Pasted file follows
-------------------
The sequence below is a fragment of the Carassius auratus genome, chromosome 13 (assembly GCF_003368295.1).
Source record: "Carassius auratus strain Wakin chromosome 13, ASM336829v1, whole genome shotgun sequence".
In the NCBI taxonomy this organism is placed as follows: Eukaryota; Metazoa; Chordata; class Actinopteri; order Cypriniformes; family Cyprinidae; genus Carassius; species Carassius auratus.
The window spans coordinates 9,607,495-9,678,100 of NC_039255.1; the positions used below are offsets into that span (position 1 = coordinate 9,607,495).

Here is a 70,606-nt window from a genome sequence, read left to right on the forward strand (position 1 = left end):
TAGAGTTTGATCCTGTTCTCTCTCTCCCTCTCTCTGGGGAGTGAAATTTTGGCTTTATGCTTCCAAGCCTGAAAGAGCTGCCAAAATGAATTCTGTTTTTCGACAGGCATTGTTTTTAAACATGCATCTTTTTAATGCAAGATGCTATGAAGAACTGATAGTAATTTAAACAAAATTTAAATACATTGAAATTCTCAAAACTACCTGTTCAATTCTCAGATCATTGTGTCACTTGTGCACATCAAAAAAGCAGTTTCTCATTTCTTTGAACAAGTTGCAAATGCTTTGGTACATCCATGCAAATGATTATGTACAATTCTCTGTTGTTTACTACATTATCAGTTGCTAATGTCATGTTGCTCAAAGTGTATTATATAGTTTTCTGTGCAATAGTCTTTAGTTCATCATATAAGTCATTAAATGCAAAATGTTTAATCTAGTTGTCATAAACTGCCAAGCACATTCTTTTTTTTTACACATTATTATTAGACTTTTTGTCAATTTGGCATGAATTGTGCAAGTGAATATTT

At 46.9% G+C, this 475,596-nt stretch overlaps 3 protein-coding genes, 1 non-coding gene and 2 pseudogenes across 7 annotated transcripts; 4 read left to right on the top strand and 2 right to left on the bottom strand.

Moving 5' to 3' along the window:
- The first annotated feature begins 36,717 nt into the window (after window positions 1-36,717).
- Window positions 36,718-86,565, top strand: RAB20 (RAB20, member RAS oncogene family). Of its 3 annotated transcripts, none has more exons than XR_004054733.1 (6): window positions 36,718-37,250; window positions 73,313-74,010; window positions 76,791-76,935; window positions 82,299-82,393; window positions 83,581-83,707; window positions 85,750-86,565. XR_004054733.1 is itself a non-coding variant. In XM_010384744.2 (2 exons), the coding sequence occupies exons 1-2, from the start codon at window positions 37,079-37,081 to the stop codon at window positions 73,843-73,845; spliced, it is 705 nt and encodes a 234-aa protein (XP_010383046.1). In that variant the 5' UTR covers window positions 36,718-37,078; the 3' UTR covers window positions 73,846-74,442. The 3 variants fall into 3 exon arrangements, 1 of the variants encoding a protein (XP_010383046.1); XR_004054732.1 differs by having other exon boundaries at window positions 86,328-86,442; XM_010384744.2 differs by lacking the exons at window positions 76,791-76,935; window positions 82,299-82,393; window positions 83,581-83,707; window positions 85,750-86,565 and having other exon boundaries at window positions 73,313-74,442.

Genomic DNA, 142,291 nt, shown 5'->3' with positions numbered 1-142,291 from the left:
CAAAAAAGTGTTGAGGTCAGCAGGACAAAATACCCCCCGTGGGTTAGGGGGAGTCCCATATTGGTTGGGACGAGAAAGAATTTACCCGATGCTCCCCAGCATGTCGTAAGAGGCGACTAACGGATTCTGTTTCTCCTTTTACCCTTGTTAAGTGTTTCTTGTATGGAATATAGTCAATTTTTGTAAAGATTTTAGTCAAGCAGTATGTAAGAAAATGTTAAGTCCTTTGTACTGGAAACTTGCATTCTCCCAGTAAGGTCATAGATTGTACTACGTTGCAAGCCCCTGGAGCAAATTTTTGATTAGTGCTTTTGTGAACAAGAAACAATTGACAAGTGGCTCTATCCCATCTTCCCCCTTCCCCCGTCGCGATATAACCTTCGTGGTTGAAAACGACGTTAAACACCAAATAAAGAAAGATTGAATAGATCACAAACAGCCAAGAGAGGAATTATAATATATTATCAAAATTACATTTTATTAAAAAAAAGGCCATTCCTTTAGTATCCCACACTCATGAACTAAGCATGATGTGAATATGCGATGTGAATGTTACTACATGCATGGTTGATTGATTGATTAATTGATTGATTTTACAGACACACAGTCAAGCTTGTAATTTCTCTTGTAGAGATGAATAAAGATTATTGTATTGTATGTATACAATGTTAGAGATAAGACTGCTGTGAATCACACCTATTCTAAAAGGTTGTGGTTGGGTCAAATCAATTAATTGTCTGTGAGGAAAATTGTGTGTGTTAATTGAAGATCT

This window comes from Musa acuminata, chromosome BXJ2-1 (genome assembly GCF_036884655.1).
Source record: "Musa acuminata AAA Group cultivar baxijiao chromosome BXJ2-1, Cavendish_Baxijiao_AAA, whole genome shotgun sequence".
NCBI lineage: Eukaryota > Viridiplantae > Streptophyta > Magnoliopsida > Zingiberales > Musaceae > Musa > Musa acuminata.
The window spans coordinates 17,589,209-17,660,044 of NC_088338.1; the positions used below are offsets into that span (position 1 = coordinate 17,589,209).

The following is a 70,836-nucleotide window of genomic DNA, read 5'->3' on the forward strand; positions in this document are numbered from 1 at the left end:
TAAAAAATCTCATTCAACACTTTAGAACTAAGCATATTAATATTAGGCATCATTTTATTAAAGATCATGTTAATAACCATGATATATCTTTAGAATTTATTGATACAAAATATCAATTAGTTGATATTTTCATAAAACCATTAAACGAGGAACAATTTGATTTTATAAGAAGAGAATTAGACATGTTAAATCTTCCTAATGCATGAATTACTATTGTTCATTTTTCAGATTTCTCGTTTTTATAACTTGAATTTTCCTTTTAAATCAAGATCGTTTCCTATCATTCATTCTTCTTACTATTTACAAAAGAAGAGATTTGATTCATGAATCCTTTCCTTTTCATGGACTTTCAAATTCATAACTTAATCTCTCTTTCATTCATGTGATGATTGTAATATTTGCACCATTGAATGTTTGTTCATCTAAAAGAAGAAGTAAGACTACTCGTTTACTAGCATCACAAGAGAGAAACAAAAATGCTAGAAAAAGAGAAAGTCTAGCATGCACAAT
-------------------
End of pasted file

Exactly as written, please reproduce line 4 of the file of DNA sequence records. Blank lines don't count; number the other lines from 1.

The window spans coordinates 9,607,495-9,678,100 of NC_039255.1; the positions used below are offsets into that span (position 1 = coordinate 9,607,495).